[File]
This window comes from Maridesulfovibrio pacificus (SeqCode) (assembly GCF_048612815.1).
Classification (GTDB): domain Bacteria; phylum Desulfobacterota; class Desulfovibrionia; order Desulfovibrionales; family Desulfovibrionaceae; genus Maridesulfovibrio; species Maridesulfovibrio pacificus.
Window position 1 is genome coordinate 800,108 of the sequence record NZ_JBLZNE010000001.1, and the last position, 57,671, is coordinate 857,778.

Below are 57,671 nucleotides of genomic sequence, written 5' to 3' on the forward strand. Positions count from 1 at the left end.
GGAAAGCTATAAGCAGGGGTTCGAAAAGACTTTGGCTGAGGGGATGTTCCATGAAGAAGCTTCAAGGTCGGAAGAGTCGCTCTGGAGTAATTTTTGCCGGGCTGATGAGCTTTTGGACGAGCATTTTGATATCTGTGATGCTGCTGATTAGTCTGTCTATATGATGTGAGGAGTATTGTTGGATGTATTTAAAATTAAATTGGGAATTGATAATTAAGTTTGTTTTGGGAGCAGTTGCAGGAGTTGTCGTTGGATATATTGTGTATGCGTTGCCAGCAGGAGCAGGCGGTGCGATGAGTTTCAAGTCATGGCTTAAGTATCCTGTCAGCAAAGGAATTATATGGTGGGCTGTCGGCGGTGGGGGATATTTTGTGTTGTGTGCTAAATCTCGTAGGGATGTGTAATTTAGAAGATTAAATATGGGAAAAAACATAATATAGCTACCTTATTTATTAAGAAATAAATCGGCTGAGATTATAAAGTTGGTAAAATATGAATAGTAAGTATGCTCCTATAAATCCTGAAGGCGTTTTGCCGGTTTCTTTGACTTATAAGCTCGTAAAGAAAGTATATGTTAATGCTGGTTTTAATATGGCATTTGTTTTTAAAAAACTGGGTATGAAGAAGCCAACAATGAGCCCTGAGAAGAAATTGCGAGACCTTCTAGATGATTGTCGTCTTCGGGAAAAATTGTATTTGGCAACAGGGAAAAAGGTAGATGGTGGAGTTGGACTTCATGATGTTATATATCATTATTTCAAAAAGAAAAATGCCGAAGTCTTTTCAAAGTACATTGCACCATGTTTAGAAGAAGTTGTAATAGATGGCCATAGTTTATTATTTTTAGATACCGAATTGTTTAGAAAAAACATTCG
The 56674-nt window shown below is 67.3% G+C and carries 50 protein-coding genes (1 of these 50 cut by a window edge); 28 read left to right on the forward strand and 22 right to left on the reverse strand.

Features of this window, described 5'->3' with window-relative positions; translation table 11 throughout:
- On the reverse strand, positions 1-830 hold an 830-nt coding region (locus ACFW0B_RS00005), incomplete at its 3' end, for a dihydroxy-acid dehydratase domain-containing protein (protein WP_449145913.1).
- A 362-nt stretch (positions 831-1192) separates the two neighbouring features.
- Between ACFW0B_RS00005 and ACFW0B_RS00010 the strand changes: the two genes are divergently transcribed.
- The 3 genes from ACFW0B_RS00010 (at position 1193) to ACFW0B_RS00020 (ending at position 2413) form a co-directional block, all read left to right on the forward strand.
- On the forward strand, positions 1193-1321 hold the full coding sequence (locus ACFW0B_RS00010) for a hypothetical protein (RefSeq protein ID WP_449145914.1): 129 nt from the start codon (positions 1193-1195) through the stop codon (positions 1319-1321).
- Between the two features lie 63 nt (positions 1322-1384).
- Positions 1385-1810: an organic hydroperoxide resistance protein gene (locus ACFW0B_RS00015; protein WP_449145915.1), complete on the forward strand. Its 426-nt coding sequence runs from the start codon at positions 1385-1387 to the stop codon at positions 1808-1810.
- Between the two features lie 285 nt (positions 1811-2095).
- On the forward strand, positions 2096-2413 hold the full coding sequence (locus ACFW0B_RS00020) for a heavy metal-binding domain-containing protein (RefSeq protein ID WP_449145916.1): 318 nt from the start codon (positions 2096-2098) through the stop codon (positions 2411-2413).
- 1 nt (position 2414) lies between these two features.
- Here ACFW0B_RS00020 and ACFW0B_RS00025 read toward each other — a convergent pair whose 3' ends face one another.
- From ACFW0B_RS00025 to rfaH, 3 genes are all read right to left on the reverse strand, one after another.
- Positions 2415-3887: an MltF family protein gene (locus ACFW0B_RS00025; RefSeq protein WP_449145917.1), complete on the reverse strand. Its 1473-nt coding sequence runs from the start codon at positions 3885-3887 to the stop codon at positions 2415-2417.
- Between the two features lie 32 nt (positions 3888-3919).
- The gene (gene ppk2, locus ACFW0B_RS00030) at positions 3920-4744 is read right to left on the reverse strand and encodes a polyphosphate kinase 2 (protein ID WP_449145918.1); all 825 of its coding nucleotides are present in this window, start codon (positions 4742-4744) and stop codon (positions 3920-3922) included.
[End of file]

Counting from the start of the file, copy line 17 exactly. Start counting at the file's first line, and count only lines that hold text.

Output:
- 1 nt (position 2414) lies between these two features.